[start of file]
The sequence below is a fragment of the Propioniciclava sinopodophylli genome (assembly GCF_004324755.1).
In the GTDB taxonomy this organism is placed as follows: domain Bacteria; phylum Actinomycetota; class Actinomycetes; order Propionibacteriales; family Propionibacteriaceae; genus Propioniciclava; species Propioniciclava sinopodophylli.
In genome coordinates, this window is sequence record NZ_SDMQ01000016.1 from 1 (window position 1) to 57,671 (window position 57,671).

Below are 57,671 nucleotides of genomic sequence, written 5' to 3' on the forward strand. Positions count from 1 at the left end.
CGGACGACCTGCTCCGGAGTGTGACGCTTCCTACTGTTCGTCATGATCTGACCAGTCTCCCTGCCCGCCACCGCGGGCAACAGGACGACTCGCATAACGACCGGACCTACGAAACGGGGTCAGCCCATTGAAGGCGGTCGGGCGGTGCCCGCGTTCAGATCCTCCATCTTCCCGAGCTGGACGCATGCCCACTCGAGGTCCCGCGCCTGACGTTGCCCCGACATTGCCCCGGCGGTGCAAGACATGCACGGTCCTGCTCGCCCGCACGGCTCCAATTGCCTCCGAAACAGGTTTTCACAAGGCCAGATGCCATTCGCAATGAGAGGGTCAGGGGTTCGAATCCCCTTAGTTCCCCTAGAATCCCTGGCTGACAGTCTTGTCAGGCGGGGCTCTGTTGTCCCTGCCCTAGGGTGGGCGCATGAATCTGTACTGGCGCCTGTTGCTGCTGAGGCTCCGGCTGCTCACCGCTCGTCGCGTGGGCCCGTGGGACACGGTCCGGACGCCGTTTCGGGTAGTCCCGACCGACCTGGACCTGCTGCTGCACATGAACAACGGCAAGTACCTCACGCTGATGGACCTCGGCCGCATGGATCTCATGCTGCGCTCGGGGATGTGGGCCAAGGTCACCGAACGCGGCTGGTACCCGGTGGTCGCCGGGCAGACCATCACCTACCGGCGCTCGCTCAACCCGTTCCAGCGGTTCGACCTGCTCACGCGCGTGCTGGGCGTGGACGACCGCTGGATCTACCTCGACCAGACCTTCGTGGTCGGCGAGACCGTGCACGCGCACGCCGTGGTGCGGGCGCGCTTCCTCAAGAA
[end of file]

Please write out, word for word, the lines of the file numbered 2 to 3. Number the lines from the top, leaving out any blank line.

In the GTDB taxonomy this organism is placed as follows: domain Bacteria; phylum Actinomycetota; class Actinomycetes; order Propionibacteriales; family Propionibacteriaceae; genus Propioniciclava; species Propioniciclava sinopodophylli.
In genome coordinates, this window is sequence record NZ_SDMQ01000016.1 from 1 (window position 1) to 57,671 (window position 57,671).